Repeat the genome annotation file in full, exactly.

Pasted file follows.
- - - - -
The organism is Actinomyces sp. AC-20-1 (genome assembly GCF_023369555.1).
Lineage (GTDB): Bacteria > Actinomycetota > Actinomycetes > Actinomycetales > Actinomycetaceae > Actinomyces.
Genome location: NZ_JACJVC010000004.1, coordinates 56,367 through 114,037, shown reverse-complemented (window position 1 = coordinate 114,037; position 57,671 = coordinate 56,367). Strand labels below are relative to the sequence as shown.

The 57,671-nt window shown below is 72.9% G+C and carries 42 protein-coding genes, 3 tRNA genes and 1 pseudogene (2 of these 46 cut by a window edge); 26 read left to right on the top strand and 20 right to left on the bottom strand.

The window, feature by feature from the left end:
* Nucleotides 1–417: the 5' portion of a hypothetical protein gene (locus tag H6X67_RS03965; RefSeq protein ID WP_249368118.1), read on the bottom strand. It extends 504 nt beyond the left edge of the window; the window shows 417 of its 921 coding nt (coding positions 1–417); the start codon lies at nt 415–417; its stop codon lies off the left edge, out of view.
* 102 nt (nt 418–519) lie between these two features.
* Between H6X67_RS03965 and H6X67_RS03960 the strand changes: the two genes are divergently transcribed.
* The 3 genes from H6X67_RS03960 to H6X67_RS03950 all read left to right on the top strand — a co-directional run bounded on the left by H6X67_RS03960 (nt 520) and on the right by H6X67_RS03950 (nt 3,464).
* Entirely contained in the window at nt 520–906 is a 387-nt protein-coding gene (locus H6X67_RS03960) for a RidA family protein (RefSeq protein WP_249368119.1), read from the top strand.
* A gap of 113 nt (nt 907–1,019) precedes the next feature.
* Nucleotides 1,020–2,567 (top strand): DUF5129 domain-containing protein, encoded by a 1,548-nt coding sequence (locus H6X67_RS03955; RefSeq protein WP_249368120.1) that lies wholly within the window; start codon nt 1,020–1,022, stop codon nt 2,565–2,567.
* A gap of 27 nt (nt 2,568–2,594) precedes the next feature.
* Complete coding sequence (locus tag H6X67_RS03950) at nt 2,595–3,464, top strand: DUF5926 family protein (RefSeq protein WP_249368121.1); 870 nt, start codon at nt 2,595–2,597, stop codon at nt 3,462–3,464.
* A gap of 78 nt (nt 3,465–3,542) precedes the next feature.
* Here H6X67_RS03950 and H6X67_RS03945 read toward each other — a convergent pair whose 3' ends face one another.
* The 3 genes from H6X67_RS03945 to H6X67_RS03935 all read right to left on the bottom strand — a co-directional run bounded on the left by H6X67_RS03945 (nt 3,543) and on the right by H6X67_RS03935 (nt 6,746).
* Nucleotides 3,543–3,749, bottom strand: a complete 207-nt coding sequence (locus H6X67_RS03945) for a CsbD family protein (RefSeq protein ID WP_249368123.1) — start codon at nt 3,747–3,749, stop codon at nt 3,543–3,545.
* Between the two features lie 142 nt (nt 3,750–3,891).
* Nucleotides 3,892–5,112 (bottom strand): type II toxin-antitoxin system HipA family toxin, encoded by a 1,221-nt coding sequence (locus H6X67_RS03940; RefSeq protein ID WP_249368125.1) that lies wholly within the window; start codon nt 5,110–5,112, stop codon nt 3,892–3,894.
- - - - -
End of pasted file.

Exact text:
The organism is Actinomyces sp. AC-20-1 (genome assembly GCF_023369555.1).
Lineage (GTDB): Bacteria > Actinomycetota > Actinomycetes > Actinomycetales > Actinomycetaceae > Actinomyces.
Genome location: NZ_JACJVC010000004.1, coordinates 56,367 through 114,037, shown reverse-complemented (window position 1 = coordinate 114,037; position 57,671 = coordinate 56,367). Strand labels below are relative to the sequence as shown.

The 57,671-nt window shown below is 72.9% G+C and carries 42 protein-coding genes, 3 tRNA genes and 1 pseudogene (2 of these 46 cut by a window edge); 26 read left to right on the top strand and 20 right to left on the bottom strand.

The window, feature by feature from the left end:
* Nucleotides 1–417: the 5' portion of a hypothetical protein gene (locus tag H6X67_RS03965; RefSeq protein ID WP_249368118.1), read on the bottom strand. It extends 504 nt beyond the left edge of the window; the window shows 417 of its 921 coding nt (coding positions 1–417); the start codon lies at nt 415–417; its stop codon lies off the left edge, out of view.
* 102 nt (nt 418–519) lie between these two features.
* Between H6X67_RS03965 and H6X67_RS03960 the strand changes: the two genes are divergently transcribed.
* The 3 genes from H6X67_RS03960 to H6X67_RS03950 all read left to right on the top strand — a co-directional run bounded on the left by H6X67_RS03960 (nt 520) and on the right by H6X67_RS03950 (nt 3,464).
* Entirely contained in the window at nt 520–906 is a 387-nt protein-coding gene (locus H6X67_RS03960) for a RidA family protein (RefSeq protein WP_249368119.1), read from the top strand.
* A gap of 113 nt (nt 907–1,019) precedes the next feature.
* Nucleotides 1,020–2,567 (top strand): DUF5129 domain-containing protein, encoded by a 1,548-nt coding sequence (locus H6X67_RS03955; RefSeq protein WP_249368120.1) that lies wholly within the window; start codon nt 1,020–1,022, stop codon nt 2,565–2,567.
* A gap of 27 nt (nt 2,568–2,594) precedes the next feature.
* Complete coding sequence (locus tag H6X67_RS03950) at nt 2,595–3,464, top strand: DUF5926 family protein (RefSeq protein WP_249368121.1); 870 nt, start codon at nt 2,595–2,597, stop codon at nt 3,462–3,464.
* A gap of 78 nt (nt 3,465–3,542) precedes the next feature.
* Here H6X67_RS03950 and H6X67_RS03945 read toward each other — a convergent pair whose 3' ends face one another.
* The 3 genes from H6X67_RS03945 to H6X67_RS03935 all read right to left on the bottom strand — a co-directional run bounded on the left by H6X67_RS03945 (nt 3,543) and on the right by H6X67_RS03935 (nt 6,746).
* Nucleotides 3,543–3,749, bottom strand: a complete 207-nt coding sequence (locus H6X67_RS03945) for a CsbD family protein (RefSeq protein ID WP_249368123.1) — start codon at nt 3,747–3,749, stop codon at nt 3,543–3,545.
* Between the two features lie 142 nt (nt 3,750–3,891).
* Nucleotides 3,892–5,112 (bottom strand): type II toxin-antitoxin system HipA family toxin, encoded by a 1,221-nt coding sequence (locus H6X67_RS03940; RefSeq protein ID WP_249368125.1) that lies wholly within the window; start codon nt 5,110–5,112, stop codon nt 3,892–3,894.